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The boys had done a fine enough job of putting up the chicken wire using a combination of old metal ‘droppers’ and wooden battens. The droppers were from the old wrought iron and wire boundary fences that were long ago replaced. The battens scrounged from Harbro in Portree where they’re used between layers of timber to allow air and water through whist being stored outside.

Don’t let the coat and hat fool you, it was in fact a beautiful day,  just very, very windy from the north east, a chill wind that had with it a Siberian nip.

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Eventually I managed to tear myself away from the hen run and go up to the new barn and see how Lachie and Angus were getting on with our concrete floor.

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Just ‘damn fine splendid’ was the answer to that, by 14:30 they’d almost finished it!!!

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Seeing that they were a little busy I left them to it with a promise to clean out the mixer afterwards 🙂

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Not a great picture but it’s at 18x zoom of Aird Torran, Grian a Sgeir and Brothers Point

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from up there.

H Day’

Apart from cleaning out the mixer for Lachie and concreting a stay into the ground for a strainer post I didn’t do a great deal else apart from sleep. No blogging not even a bath, I crawled into bed whacked at just after 21:00 and awoke this morning feeling like carp. I’ve not had a drink for over a week and I felt hung over 😦 perhaps it was withdrawal from the Tramadol because I’d not had any of that either 🙂 Surprisingly the one thing that was not aching this morning was my back 🙂

Anyway despite feeling a little vacant I got everyone fed, caught four hens and we headed south on another fine but cool and breezy day.

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A light fresh dusting of snow contrasting with the lush spring greens that were becoming more evident daily.

Dropping our four old but still laying birds at a friends house on the way to the ferry.

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After loading up with hen food at Harbro and drugs from the chemist we did a little shopping in Portree.

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This will be the old ‘ice house’ at the bottom of the brae to Portree harbour, a sturdy but neglected old building that was used to, well store ice 🙂

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Taking the single track road from Portree we turned west for Struan with its fine views of Loch Bracadale to go and see ‘Donald the hen’. Donald has been at hens since he was in short trousers and there’s not much that he doesn’t know about them. From Oban to the Outer Isles, if it’s got feathers and clucks the chances are Donald has supplied it 🙂

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Light Sussex, ISA brown, Black Rock, Bluebell or Rhode Island, layers, table or dual purpose Donald can supply them all.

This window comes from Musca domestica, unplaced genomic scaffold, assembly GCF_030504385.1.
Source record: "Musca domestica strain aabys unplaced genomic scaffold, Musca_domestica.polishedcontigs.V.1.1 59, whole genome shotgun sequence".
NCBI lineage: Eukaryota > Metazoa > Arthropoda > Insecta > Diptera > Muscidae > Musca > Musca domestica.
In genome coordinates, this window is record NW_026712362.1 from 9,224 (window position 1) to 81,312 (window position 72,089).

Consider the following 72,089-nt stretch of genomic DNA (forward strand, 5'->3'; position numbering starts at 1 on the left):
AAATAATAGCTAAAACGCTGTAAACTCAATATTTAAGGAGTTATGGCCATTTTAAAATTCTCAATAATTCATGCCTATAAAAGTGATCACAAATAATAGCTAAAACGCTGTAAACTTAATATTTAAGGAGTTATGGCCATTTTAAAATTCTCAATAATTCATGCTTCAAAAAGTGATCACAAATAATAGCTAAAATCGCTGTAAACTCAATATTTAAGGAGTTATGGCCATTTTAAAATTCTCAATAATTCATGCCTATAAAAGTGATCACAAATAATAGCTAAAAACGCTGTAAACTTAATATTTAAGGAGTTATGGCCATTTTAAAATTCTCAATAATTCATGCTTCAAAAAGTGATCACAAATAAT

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He can even supply his own well made coops for £135, they’re good for around 15 hens and will last for years. I can vouch for this as we have an old one and are about to acquire another. This batch had labels on for Iona, Oban, Tobermory, Tiree, Lerags, and Roag so delivery is obviously not a problem. Donald MacDonald 01470 572 213 for all you hen needs 🙂

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So with a little help from the ‘wee dug’


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we got 32 loaded into the rear of the Land Rover, had a cup of tea and trundled off for the 13:00 ferry from Sconser some 20 miles away.

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Before we got home though we just had to go and check out the almost finished barn

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and walk (carefully) on the new concrete floor 🙂

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Then under the watchful eyes of Toots and Jamie Lea it was time to unload the chooks into they’re new homes.

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We put twelve into this one, which is one of Donald’s houses, and twenty into the larger one next to it as Donald’s is only ‘legal’ for twelve.

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What’s betting that by the time they’ve sorted their selves out there’s twenty in the small hoose and ten in the big one. OK, I know that 12+20 = 32 but two of them are for our neighbour :-) 

Having spent enough time around chickens to last me a month at least I finally got back up to the house/shed site some time after 16:30 to get some more strainer posts put in.

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The ground is quite soft around here so I’m going to concrete these in so I dug a big hole and pushed this long one down with the telehandler.

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The one next to it however was not ‘playing cricket’, around two feet down I met a huge boulder that sorely tested my back 😦 An hours battering with a long bar or should I say ten minutes battering then ten minutes lying down with a dog on my chest for an hour managed to break about a third off it.

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After heaving it out with a rope wrapped around my waist to utilise my legs rather than back I was well and truly whacked, had my dinner, fed half the pigs then went to bed 🙂